PUBLISH AMERICA - "We are an old fashioned publishing company with new, innovative ideas. We pride ourselves on publishing books that are having a hard time being accepted elsewhere." They respond within weeks or months, and are looking for Children's/Young Adult, Fiction, Health, Mystery/Suspense, Nonfiction, Spiritual/Philosophy, Romance, or Sci-fi. They use print-on-demand to avoid big inventories or warehousing. Thus they can give talented undiscovered authors a fair chance. They pay standard traditional-publisher royalties of 8% to 10%. Bear in mind that these seemingly small royalties are apt to bring in a good deal more money for the writer than 50% or 100% with a straight online publisher, because of the likely volume of sales. Less is often more, in publishing. However, there may be an odor here. The "Ask Ann" service (check it in the Services section) has posted a number of complaints, and there is some fierce dialogue with the publisher. Elsewhere reports have been mixed. Whether it is unscrupulous or merely impatiently efficient is uncertain, and perhaps depends on your perspective. Remember, the "old fashioned" publishers can be arrogant as hell. I heard from one writer who was seriously disappointed in their performance. October 2003 update: another writer says that they are a thinly disguised vanity press, their fee not being money but an "announcement list" of two to three hundred addresses the author is required to provide. I presume they then hit up those addresses for sales. I would distrust this. December 2003 update: But another writer says that they ask for only 100 or fewer addresses and don't expect to sell to many of those. August 2004 update: a writer forwarded me a copy of the San Antonio Current review: they are doing well, paying small advances of one dollar, but have generally low sales. They do retaliate against complainants, removing them from their message boards or banning them. PA (that's Publish America, not Piers Anthony) warns to beware of sci-fi or fantasy authors: "They have no clue about what it is to write real-life stories, and how to find them a home." Well, I am such an author, so consider yourself warned. December 2004 update: complaints continue, and PUBLISHERS WEEKLY ran an expose, saying that PA does not pay royalties. That's a no-no. My impression is that this publisher is best avoided. February 2005 update: And I have a positive feedback on them, from an author who was paid a small advance, is satisfied with their editing and responsivity, does receive royalties, and discovered that some who pan the company do so based on rumors rather than personal experience. Still, it seems that the WASHINGTON POST published an article trashing them as selling false dreams, and see my column for February 2005 for the SF writers' hilarious response to PA's put-down of them. June 2005 update: yet I received an ad for one of their books, so they do do that amount of promotion. June 2006 update: And I have a positive response, that they do exactly what they say they will do. Authors really do have to do 99% of the marketing of their books; PA doesn't charge and does pay royalties. And another negative report. One writer feels they make sales difficult because books are non-returnable. Here I can't fault PA; POD books generally are non-returnable, having been in effect special-ordered. October 2006 update: Another complaint that the company became non-responsive after receiving the manuscript. So the manuscript was withdrawn. Meanwhile, I have what amounts to a leaked document on the inner workings of this publisher. There are 20-some "editors" who are hard pressed. Layout/editors are required to do three books a day. There's no time to check story-line or continuity or even spelling. Basic editors (a different class) do about one book a day, and are lucky to correct punctuation, grammar, spelling, tense, or point of view. Questions are shunted to Support, where they are answered with pre-made blurbs drawn from the contract or form letters. So if service seems perfunctory, it's not because the editors don't care; they just are on such an assembly-line schedule that they can't do much for any book. It is reminiscent of a sweat shop. December 2006 update: another bad report, of their firing their best editors and engaging in sex discrimination. Another says "they are rude ignorant and down right nasty." Some folk believe they will fold in six months. We'll see. April 2007 update: more negatives. See MEET REAL PA in the services section. August 2007 update: a positive report, they performed as promised, though they do price the books high. October 2007 update: and another negative about non-payment. June 2008 update: They have an item titled Publish America Confronts Amazon. I am not keen on Publish America, but I believe they have the right of this one, refusing to let Amazon dictate who prints their books. However, I also have another negative report from a writer: they are difficult to work with. If you post something negative on the boards, they delete it immediately. They can take forever to get back to you if you have an issue. December 2008 update: a report that they have extended their contract term from three to seven years, that they take movie rights, and pay an advance of one dollar. Be wary. I also have another mediocre report: they did pay a royalty check, but the author could not verify its accuracy. Typos were left in even after supposedly corrected. April 2009 update: Publish America won its suit against Preditors & Editors. I do not know the details, but conjecture that the P&E report was considered to be intended to prejudice people against the publisher, rather than being objective. June 2009 update: I note this on their page: "Welcome to Publish America! We are the Nation's number one book publisher!!" They are talking about numbers of books, not quality. But, oddly, I could get none of their supplementary sections. July 2009 update: I have another generally favorable report. They have a clearly worded contract and follow through with every promise they make. They reportedly accept only 30% of submitted manuscripts. "PA's staff have answered every single one of my multiple emails over the last 2 years ... I've never had an impolite or improper response and they've always responded within 2 weeks." They sent out many copies of the book at their cost for reviews. They paid royalties on time. June 2010 update: But complaints of nonperformance continue. February 2011 update: for a $149 processing feel an author can get the rights to a book reverted. This strikes me as a variant of the kill fee. May 2011 update: here is their response to an unsatisfied author: "We received the email below from a drivel spewing individual who claims to speak on your behalf. We will of course ignore her nonsense and herself..." January 2012 update: One author finally got her rights back, but now is being pestered for deals to get her rights reverted. She says she already has them back, but they keep offering. May 2013 update: it's still there in good order, still ready to publish you. Plug-ins are required, so I don't have the whole story, but it's clear that they remain in business. June 2014 update: The link now leads to America Star Books, which seems similar; it may simply be a name change. June 2015 update: I got repeated timeouts, but can't be sure this means the publisher is gone. I'm on dial-up, and it can be excruciatingly slow.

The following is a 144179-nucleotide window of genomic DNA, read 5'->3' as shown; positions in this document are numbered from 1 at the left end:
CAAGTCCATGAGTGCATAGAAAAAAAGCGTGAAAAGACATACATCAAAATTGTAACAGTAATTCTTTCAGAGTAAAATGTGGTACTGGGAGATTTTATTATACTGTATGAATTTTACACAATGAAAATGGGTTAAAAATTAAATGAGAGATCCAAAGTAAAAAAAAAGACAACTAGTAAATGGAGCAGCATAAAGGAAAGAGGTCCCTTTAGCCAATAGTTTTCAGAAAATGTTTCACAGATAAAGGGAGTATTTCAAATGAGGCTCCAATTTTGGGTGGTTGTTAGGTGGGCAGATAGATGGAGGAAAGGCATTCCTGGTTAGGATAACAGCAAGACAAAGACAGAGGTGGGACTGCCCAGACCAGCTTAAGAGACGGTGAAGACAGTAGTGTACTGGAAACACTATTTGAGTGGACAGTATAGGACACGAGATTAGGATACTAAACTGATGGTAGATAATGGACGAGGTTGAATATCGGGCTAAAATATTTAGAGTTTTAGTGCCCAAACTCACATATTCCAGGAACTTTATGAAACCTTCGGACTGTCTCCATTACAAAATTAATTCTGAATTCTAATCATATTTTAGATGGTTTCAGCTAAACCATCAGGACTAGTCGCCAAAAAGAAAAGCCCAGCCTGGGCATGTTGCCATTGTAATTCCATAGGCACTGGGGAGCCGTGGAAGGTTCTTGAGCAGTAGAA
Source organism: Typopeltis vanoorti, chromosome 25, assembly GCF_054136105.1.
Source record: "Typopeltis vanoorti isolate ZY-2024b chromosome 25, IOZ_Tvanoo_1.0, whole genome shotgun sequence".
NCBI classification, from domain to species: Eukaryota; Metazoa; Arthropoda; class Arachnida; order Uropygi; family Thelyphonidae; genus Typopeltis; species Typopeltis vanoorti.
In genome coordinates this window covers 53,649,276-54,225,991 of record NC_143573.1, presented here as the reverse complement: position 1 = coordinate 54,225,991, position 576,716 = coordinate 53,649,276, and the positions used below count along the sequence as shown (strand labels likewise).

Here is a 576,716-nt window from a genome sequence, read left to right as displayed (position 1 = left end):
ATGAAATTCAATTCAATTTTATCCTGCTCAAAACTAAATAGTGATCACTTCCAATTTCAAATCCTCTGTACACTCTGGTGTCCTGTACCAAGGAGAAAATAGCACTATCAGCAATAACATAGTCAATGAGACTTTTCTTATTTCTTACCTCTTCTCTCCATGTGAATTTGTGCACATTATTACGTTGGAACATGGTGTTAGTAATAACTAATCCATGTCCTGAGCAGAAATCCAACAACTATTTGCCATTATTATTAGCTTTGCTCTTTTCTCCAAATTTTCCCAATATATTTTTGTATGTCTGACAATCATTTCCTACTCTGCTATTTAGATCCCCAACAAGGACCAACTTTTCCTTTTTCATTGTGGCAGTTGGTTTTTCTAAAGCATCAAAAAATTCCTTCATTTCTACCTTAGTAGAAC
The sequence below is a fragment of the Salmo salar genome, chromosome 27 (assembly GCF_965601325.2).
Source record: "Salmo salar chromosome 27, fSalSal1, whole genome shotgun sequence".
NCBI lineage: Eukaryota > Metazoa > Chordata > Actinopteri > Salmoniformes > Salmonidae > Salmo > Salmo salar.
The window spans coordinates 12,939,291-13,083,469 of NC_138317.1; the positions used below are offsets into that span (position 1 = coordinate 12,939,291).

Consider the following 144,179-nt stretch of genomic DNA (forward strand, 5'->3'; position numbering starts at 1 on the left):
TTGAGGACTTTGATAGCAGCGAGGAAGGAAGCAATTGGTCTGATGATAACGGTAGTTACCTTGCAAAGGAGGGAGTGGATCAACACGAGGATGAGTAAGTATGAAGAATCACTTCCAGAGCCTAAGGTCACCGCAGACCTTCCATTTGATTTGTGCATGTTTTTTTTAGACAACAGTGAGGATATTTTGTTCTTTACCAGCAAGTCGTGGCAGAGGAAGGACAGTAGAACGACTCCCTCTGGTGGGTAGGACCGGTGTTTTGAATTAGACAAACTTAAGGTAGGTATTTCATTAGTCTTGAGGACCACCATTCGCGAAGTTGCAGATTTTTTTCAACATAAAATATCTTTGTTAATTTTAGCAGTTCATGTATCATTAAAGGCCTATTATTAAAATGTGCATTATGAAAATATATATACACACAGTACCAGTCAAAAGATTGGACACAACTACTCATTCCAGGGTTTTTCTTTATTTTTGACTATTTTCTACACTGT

PUBLISHER'S GRAPHICS/ LLC - June 2014 update: Server Not Found.